e.g.

# copy abc.tar.gz to /home/david on machine1..machine12
pdcp -w machine[1-12] abc.tar.gz /home/david

# run a bunch of commands on machine1..machine12
# be careful of quoting
pdsh -w machine[1-12] 'sudo stop service ; do something ; do something else ;
                       sudo start service'

Alternatively, rather than put all the commands in single- or double-quotes on the pdsh command line, you can pdcp a shell script to the remote machines and run it with a single command.

pdcp -w machine[1-12] abc.tar.gz /home/david
pdcp -w machine[1-12] ./my-script.sh /tmp
pdsh -w machine[1-12] sh -c '/tmp/my-script.sh'

(use sh -c just in case /tmp is mounted noexec)

This is particularly useful if you want to avoid getting confused by having multiple levels of nested quotes (e.g. if you need to run some commands with sudo or su, or embed an awk or sed or whatever script). It's often a lot simpler to just write a normal shell (or awk or perl or whatever) script, copy it to where it's needed, and run it there.

pdsh also allows you to use a file called /etc/genders to define machines and what (arbitrary) attributes you assign to them. e.g.

machine0        master,all
machine[1-12]   machines,all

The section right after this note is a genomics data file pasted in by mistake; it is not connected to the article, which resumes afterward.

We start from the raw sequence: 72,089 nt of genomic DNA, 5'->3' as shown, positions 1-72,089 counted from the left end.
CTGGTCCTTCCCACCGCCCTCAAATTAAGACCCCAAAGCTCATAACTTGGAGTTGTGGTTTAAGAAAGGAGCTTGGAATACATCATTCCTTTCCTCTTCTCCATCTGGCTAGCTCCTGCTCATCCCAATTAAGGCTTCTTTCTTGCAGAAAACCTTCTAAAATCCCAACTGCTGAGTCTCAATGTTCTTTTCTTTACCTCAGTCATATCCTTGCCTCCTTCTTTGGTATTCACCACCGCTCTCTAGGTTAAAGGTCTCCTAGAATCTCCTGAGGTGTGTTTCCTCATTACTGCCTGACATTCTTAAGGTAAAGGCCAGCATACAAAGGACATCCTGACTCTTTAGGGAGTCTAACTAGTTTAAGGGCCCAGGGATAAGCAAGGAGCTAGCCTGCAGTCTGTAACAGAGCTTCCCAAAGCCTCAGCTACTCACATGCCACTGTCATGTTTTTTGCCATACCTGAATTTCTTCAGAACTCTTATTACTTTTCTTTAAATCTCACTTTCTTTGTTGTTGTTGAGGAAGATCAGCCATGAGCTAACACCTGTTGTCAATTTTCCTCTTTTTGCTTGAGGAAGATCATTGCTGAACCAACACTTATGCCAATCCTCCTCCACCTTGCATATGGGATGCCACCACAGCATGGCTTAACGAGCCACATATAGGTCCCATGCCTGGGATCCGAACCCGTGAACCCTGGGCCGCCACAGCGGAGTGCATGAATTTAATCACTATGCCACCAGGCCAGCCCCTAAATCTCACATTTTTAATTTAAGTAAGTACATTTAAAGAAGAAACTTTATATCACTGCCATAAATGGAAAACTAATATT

web[1-4]        webservers,all
db[1-2]         mysql,db,all

You can select the machines by attribute on the pdsh or pdcp command line with -g, e.g. pdcp -g machines abc.tar.gz /home/david or pdsh -g all uname -a or pdsh -g web,db,master uptime.

pdsh was written for use on HPC clusters, but i've found it to be equally useful for bulk-administering any group(s) of machines.

BTW, pdsh is a different kind of tool to puppet or ansible or cfengine etc - they're for installing and maintaining a consistent environment on a group of machines (such as a cluster or a VM farm etc). pdsh is more for running one-off commands and/or copies (to or from) on that same group of machines.

  • There's also a dshbak command which you can pipe pdsh output into which can do things like remove duplicate output. At least on centos 7.6 yum install pdsh also installs dshbak – lost Sep 12 '19 at 12:42
  • yep, i use dshbak frequently (esp. when the command i'm running with pdsh produces copious output). I think i've mentioned it a few times in other answers that refer to pdsh. – cas Sep 12 '19 at 12:47
1

In terms of a script, you might be looking at something like:

MACHINES = (
  'machine1'
  'machine2'
  ...
)
for machine in "${MACHINES[@]}"; do
  # insert sequence of setup steps here.
done

This is a quick and dirty way to have a deploy script across multiple machines. Of course, there are other more "professional" ways to do this task, but often this is sufficient and maintainable.

0

I prefer to use xargs for such tasks. As an example

#/bin/sh
cat serverlist.txt | xargs -I % sh -c 'ssh root@% 'date';'echo test''

And serverlist.txt contains IP/hostnames newline separated.

For a greater server park of cause it's better to use tools like ansible.